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A Guide to Drug Rehab Programs

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In 2019, the National Survey on Drug Use and Health estimated that more than 20 million Americans over the age of 12 suffered from a substance use disorder (SUD) within the past year.1 If you are among this number and are struggling to stop misusing drugs or alcohol,  then detox and rehab programs may provide the treatment you need.

Detox centers help people safely withdraw from drugs and alcohol in a controlled environment, after which many of them continue with or enter some form of rehab that lasts between a couple of weeks to a couple of months. There, they may receive some combination of individual and group counseling, medication-assisted treatment, and support groups to aid them in their recovery.

Many people who complete addiction treatment are able to stop using drugs or alcohol. However, while substance abuse treatment builds an important foundation for obtaining sobriety, it is crucial for you to follow up with aftercare to improve your odds of maintaining long-term recovery. Relapse rates for addiction are similar to those of chronic diseases, such as asthma and diabetes—as many as 40-60% of people completing treatment will relapse and require further treatment.2

Detox: The First Step in Treatment

Detox is often the first step in substance abuse treatment since quitting specific varieties of drugs can potentially send you into physical and psychological withdrawal, the symptoms of which may be uncomfortable, dangerous, or even potentially fatal, depending on the substance you’re addicted to.

There are many detox centers in the United States, but not all are created equal. When looking for a reputable and effective program, make sure it has these components:3,4

  • Qualified and experienced staff: Detox centers should have licensed and trained staff that consists of physicians, nurses, psychiatrists, and other mental health and medical professionals.
  • Strict adherence to ethical standards: The center should vigilantly observe the ethical standards set in place for medical and addiction treatment professionals.
  • Certifications with accreditation programs: Look for a detox center that is certified by a professional agency, such as the Commission on Accreditation of Rehabilitation Facilities (CARF), which ensures compliance with ethical and business standards for treatment centers.
  • Evidence-based treatment protocols: Evidence-based treatment means that the efficacy of a specific therapeutic modality is backed by scientific evidence. There are many experimental treatments out there that have not been adequately evaluated and may have unknown outcomes or even result in negative consequences. Additionally, this field is not fully regulated in every state, so you must take it upon yourself to learn what treatments a given detox center employs and what research exists to support its efficacy.
  • Medical supervision: Medical supervision is crucial to quality detox care since you may experience many painful and potentially dangerous withdrawal symptoms during the detox phase. Medical professionals should provide ongoing supervision and care during the withdrawal period to help minimize unpleasant symptoms and address any complications that may arise.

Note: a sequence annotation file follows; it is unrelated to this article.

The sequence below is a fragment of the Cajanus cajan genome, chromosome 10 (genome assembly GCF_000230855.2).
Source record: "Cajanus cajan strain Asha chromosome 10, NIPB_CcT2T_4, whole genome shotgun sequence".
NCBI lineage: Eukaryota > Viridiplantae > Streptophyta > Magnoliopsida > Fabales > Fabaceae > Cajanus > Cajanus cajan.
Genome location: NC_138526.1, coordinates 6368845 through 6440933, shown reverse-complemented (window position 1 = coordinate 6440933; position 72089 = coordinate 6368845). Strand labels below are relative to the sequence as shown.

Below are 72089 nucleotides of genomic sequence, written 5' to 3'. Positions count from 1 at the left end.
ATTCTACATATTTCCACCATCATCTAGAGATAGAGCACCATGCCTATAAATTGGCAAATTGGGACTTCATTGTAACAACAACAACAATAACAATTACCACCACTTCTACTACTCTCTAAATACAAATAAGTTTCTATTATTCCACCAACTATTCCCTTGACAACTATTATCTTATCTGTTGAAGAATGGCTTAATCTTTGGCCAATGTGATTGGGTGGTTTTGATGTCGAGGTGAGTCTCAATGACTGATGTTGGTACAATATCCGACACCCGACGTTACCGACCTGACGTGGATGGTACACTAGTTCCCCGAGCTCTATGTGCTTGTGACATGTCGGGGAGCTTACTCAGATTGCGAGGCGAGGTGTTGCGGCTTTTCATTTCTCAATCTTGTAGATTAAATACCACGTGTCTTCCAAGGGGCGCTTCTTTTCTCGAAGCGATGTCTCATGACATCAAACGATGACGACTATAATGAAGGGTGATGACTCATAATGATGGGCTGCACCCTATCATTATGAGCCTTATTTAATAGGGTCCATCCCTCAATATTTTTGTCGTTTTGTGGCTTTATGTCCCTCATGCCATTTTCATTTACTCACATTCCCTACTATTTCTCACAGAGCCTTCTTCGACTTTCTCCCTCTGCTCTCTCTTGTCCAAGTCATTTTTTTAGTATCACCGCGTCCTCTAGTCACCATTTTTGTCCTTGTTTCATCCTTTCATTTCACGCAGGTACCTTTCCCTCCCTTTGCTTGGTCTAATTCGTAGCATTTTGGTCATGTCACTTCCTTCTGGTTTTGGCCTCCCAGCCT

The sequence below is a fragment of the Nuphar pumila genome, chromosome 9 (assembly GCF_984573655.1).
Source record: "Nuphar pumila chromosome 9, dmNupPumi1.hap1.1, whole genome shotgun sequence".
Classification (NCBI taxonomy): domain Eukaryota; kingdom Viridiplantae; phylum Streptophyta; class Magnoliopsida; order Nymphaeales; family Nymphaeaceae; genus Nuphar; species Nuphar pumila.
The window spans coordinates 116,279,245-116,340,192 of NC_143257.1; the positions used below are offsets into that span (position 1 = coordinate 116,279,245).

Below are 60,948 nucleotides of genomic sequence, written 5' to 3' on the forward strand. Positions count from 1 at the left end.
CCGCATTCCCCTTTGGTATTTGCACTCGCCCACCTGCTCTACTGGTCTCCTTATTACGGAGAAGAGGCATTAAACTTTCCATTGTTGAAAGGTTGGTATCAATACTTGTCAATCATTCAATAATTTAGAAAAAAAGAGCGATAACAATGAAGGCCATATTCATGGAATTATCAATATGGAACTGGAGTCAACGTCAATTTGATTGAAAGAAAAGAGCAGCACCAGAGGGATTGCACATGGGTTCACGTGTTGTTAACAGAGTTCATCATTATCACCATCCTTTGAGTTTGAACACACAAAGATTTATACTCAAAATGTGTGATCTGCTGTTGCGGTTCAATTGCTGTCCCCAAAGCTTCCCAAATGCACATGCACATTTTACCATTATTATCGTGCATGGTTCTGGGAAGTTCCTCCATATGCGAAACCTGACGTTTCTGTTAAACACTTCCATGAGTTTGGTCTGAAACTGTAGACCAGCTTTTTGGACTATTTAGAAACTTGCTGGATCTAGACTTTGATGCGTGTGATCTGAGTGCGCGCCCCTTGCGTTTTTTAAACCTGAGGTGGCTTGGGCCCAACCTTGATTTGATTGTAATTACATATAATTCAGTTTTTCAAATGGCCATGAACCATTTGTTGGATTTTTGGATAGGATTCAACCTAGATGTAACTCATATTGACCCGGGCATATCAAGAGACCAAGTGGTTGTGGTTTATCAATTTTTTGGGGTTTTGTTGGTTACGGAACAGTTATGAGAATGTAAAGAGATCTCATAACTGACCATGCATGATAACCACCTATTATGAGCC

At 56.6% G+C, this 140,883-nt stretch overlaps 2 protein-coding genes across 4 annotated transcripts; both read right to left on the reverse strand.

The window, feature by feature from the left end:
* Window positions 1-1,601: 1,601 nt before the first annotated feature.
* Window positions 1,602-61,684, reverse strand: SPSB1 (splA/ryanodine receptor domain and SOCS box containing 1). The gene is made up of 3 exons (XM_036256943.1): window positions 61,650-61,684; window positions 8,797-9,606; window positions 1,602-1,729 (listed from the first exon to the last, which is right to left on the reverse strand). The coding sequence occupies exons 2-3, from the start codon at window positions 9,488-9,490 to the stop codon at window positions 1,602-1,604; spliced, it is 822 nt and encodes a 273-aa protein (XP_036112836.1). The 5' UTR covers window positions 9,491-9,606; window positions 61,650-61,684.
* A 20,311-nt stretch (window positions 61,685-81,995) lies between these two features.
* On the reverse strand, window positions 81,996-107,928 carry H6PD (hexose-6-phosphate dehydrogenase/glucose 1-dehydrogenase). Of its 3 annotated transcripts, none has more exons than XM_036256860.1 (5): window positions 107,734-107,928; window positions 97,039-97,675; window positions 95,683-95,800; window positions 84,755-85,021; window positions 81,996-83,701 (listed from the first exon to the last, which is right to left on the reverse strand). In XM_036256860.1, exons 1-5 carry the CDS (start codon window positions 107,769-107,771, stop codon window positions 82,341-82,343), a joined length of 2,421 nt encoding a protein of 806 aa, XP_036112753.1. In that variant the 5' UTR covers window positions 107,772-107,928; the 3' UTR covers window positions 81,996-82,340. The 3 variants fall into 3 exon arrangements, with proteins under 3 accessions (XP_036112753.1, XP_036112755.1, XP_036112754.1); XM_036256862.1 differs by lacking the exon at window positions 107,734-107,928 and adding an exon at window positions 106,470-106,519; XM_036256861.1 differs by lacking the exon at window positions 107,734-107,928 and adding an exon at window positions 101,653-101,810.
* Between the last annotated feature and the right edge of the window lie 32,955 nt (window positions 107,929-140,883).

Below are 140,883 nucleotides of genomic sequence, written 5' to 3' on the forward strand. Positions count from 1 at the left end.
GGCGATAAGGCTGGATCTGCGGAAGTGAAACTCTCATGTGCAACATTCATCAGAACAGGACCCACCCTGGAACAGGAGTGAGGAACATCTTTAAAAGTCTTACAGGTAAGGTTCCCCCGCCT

Outpatient Programs for Addiction

Following the successful completion of detox treatment, some people opt to continue their recovery efforts through outpatient addiction treatment. If you are of one of them, once you’ve safely navigated the withdrawal period, you might attend some form of ongoing outpatient treatment in one of a number of settings: at a standalone rehab facility, a community mental health center, a hospital, or a physician or therapist’s office. Outpatient programs may be designed to last a few weeks to a few months, depending on the intensity of treatment you need.

These types of post-detox rehabilitation are often a first choice for many people, since they may be relatively less expensive and generally allow them more freedom than their inpatient or residential program counterparts. When you attend an outpatient program, you go to treatment several days a week but live at home and may be able to continue working or attending school. This flexibility allows many people to stay with the program longer, as opposed to an inpatient program, for which you must live at the treatment facility for a set time.

Some outpatient programs are relatively low-intensity and may meet for a few hours throughout the week to provide drug education and substance abuse counseling, while intensive outpatient programs (IOPs) often provide care comparable to inpatient rehab in terms of intensity.5 Most people attend an IOP for 4-8 hours a day, 4-6 days a week.6

Quality outpatient care should consist of all the same elements as detox, including experienced clinical and medical staff, professional certifications or accreditations, a commitment to clearly stated ethical standards, and evidence-based treatment modalities.

Outpatient treatment may encompass a variety of therapies and treatment modalities, such as:5-7

  • Individual and group counseling.
  • Family therapy.
  • 12-step or other forms of support groups (including Alcoholics Anonymous, Narcotics Anonymous, and SMART Recovery).
  • Cognitive behavioral therapy (CBT). CBT helps individuals identify and correct harmful behaviors and teaches them skills so they can identify triggers for their substance abuse and develop coping strategies.
  • Motivational interviewing (MI). MI helps motivate people who are hesitant to change. Individual therapy sessions assist patients in building a plan for change and developing coping strategies.
  • Pharmacotherapy management.
  • Aftercare planning.

While for many people IOPs may be just as effective as inpatient treatment, they are not suitable for everyone. Those with severe addictions or co-occurring mental health conditions may do better with the around-the-clock supervision and added therapeutic intensity of an inpatient program.6